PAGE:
I won’t be reprinting Hansen’s e-mails in their entirety anymore, since he has now begun posting them online. For completeness’s sake, here is the rest of the July 23rd email (the whole thing is here):
My statement “It seems to me that young people, especially, should be doing whatever is necessary to block construction of dirty (no CCS) coal-fired power plants” raised a concern (of someone in Ireland) that “such a call amounts to incitement to civil disobedience”.
My “Old King Coal” write-up originated from a brief presentation at a dinner in London on July 4. It was noted that it was ironic that I was speaking on our “4th of July holiday” (I thought it impolite to note that we usually call it “Independence Day”). However, in considering what warrants civil disobedience, it is interesting to consider words from a certain “Declaration”.
“…We hold these truths to be self-evident, that all men are created equal, that they are endowed by their Creator with certain unalienable Rights, that among these are Life, Liberty and the pursuit of Happiness. — That to secure these rights, Governments are instituted among Men, deriving their just powers from the consent of the governed. — That whenever any Form of Government becomes destructive of these ends, it is the Right of the People to alter or abolish it… Prudence, indeed, will dictate that Governments long established should not be changed for light and transient causes… But when a long train of abuses and usurpations, pursuing invariably the same Object evinces a design to reduce them under absolute Despotism, it is their right, it is their duty, to throw off such Government… ” It then elaborates the tyranny of one King George (no relation to George Polk).
Another document warranting consultation is our Constitution.
It seems to me that, as yet, it is difficult to use actions of our government as grounds for civil disobedience, however egregiously stupid those actions are. (BTW, would dumping coal dust on someone’s desk or white shirt be civil disobedience? Just kidding.) After all, we elected the government and are free to replace it with another.
However, it is not quite so simple as that. We must also ask whether the nature of our government has remained true to that established by the Founders of our country. As discussed elsewhere (Swift Boating, Stealth Budgeting & Unitary Executives, see http://www.columbia.edu/~jeh1/worldwatch_nov2006.pdf), the American Revolution launched the radical proposition that the commonest of men should have a vote equal in weight to that of the richest, most powerful citizen. Our forefathers devised a remarkable Constitution, with checks and balances, to guard against the return of despotic governance and subversion of the democratic principle for the sake of the powerful few with special interests. They were well aware of the difficulties that would be faced, however, placing their hopes in the presumption of an educated informed citizenry, an honestly informed public.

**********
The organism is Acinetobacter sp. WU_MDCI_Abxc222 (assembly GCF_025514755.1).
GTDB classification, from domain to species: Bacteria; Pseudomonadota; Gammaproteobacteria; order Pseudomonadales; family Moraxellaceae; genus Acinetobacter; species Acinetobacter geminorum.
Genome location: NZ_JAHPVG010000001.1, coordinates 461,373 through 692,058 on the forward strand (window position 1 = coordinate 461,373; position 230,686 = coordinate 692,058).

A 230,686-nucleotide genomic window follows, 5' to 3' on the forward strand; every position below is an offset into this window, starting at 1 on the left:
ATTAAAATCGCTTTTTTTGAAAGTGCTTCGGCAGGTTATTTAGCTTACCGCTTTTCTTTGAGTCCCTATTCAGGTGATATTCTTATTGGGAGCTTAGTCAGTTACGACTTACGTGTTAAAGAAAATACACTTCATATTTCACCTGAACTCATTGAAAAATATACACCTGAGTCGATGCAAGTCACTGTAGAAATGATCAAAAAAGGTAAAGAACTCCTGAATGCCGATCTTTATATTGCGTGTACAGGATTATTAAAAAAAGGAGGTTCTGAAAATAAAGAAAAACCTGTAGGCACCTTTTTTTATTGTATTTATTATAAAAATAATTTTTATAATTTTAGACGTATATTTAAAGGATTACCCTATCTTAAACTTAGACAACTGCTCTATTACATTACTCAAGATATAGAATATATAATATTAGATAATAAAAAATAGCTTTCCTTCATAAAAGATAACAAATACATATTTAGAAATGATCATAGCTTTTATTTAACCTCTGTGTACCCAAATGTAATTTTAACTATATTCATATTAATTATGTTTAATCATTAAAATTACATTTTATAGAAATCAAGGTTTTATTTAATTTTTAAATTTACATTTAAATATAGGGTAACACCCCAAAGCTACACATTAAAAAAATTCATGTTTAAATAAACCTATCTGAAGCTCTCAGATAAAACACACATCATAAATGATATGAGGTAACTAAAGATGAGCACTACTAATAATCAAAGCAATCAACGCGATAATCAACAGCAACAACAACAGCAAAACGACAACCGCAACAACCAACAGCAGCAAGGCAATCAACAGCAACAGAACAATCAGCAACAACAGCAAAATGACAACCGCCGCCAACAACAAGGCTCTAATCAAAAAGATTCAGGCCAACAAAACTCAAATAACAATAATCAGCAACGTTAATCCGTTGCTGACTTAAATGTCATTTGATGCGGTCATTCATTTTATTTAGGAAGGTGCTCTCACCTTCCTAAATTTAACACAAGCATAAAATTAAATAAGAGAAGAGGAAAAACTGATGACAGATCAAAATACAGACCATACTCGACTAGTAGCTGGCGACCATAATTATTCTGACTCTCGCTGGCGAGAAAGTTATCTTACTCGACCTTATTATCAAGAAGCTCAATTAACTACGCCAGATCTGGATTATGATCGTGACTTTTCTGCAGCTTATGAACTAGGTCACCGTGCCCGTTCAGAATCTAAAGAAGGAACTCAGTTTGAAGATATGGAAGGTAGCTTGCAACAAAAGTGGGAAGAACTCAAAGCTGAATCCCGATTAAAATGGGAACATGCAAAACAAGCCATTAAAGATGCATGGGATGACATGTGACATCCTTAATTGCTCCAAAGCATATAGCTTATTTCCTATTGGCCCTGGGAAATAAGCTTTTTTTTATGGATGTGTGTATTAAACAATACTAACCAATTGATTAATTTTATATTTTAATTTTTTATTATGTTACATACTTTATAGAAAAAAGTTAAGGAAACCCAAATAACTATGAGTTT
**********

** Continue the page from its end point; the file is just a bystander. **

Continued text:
Franklin, Jefferson, and the other revolutionaries would surely be distraught by recent tendencies in America, specifically increasing power of special interests in our government, concerted efforts to deceive the public, and arbitrary actions of government executives that arise from increasing concentration of authority in a unitary executive, in defiance of the aims of our Constitution’s framers.
Do these developments constitute a basis for civil disobedience? What other recourses are available? What is the specific relevance of these developments to climate change?
Congressional action to deal, effectively, with climate change is practically impossible now because of the huge, undue sway that special interests have over our law-makers. An extreme example is the almost comical well-oiled Senator who describes global warming as “the greatest hoax ever perpetrated on the American people”. He has criticized me for taking a $250,000 “grant” from a left wing organization, referring to what was in fact an environmental award established to honor former Republican Senator John Heinz of Pennsylvania, who died in plane accident in the 1990s. Although I have corrected the well-oiled Senator’s statement, it continues to be repeated by his organization, apparently with the belief that if you repeat a statement often enough it will be accepted as true, especially if coming from a high office.